# Solving a linear differential equation

This code is built upon diffmat_dif1D.m where the differentiation matrices are built and validated. Here we solve a linear non-homogeneous differential equation in 1D with non-homogeneous boundary conditions.

We show here how to use the differentiation matrix to code the differential equation as a linear system and impose Dirichlet and Neuman boundary conditions.

clear all; clf

% parameters
L=2*pi; % domain length
N=25; % number of points

% 1D differentiation matrices
[D,DD,wx,x]=dif1D('fd',0,L,N,3);

# The differential equation

We solve this \displaystyle f_{xx}=1 with the boundary conditions \displaystyle f(1)=0, f_x(L)=1

So you see that this is a non-homogeneous equation, since there is a forcing term. And we have both Dirichlet condition (at x=0) and Neumann boundary condition (at x=L). You see that we have used the first order differentiation matrix also when imposing the boundary condition. Off course this is very natural since these matrices are the way we have transformed the operation of differentiation for our discrete systems.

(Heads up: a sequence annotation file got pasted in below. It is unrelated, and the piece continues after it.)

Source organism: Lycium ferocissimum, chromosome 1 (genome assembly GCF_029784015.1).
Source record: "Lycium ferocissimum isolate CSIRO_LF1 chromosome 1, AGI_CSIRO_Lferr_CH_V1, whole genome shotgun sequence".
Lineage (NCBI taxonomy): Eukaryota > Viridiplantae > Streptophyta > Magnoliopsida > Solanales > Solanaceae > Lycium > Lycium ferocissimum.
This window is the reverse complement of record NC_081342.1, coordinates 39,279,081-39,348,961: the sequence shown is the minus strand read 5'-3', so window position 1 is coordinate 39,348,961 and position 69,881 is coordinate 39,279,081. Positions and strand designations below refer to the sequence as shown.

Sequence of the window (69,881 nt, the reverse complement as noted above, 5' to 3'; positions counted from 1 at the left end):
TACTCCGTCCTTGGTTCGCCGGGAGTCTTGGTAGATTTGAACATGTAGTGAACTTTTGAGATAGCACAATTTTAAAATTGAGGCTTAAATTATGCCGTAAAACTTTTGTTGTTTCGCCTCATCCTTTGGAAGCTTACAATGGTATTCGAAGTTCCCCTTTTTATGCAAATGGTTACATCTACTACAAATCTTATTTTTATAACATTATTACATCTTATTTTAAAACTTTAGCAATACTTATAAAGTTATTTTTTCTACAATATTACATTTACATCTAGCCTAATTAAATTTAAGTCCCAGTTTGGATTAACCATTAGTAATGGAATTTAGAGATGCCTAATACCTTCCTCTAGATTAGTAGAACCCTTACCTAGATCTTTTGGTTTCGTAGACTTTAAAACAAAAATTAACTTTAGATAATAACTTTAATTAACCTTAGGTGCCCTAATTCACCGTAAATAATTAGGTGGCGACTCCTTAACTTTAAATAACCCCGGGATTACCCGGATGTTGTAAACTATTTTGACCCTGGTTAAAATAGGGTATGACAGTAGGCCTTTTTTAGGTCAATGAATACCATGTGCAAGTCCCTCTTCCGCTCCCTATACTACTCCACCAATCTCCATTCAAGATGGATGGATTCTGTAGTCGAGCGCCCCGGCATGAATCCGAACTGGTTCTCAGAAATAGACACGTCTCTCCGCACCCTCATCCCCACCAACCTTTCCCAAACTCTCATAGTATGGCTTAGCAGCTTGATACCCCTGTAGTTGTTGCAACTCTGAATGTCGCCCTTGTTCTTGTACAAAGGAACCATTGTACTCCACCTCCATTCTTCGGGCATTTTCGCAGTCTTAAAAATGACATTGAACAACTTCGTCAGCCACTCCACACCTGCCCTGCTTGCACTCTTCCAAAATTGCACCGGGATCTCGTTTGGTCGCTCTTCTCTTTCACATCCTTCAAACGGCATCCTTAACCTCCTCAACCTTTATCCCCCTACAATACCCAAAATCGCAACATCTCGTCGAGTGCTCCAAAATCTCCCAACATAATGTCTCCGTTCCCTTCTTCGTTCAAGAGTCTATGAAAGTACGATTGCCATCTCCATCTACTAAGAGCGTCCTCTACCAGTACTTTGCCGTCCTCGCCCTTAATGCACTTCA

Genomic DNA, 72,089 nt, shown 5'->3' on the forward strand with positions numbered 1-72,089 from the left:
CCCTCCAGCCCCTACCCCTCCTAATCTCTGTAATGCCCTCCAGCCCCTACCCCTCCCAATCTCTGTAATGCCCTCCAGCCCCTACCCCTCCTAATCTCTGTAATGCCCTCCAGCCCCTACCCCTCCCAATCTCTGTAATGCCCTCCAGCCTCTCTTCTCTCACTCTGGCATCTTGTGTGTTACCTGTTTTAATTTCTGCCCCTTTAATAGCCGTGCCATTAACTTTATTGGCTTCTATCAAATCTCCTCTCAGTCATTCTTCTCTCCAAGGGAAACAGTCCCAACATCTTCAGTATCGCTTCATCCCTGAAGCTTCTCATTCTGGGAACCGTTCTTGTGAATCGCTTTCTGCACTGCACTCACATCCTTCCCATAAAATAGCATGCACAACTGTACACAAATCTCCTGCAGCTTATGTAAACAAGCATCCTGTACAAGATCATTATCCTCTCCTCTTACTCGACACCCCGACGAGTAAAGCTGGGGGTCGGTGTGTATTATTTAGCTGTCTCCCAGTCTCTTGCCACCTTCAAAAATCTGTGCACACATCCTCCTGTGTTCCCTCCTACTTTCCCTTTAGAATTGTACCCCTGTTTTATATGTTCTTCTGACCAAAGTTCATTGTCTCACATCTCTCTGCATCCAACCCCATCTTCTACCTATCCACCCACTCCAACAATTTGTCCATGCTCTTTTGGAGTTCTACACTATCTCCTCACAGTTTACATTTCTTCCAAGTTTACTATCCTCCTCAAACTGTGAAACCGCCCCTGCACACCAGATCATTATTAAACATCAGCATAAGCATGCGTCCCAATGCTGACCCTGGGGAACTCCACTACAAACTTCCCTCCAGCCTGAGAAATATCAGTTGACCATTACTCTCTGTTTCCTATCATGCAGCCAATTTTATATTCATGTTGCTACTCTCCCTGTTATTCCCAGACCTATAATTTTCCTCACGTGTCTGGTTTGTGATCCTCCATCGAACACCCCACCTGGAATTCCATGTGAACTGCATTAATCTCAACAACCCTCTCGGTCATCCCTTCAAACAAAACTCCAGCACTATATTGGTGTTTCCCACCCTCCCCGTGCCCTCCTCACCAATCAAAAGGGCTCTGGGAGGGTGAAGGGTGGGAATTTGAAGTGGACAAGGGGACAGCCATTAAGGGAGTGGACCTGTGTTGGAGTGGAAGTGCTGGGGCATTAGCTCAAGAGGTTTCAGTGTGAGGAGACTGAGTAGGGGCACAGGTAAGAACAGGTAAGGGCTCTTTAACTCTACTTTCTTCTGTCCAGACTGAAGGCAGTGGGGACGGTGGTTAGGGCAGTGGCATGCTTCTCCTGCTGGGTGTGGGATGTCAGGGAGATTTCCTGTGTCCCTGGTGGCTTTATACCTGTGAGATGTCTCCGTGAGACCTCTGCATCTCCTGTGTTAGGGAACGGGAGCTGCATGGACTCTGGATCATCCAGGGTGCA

What we have done is the following. We have replaced the first equation (the first line of the system matrix A by a new equation that tells that the value of f at the first gridpoint should be equal to 0. We did this using the first line of the identity matrix I. Indeed, this first line multiplied by the vector of f is the first value in f. We then did the same thing for the Neumann boundary condition at the last gridpoint. We have replaced the line in A by the last line of the differentiation matrix D. Indeed, this last line multiplied by the vector of f will give you the derivative at L.

% I build the linear differential equation
A=DD;

% boundary conditions
I=eye(N);
A([1,N],:)=[I(1,:); D(N,:)];
b=1+zeros(N,1); b([1,N])=[0,1];

% solve the system
f=A\b;

% plotting
plot(x,f,'b.-',x,x.^2/2+(1-L)*x,'r-');
xlabel('x');ylabel('f');
legend('numerical','theory')
xlim([0,L]); grid on

set(gcf,'paperpositionmode','auto')
print('-dsvg','-r75','plot.svg')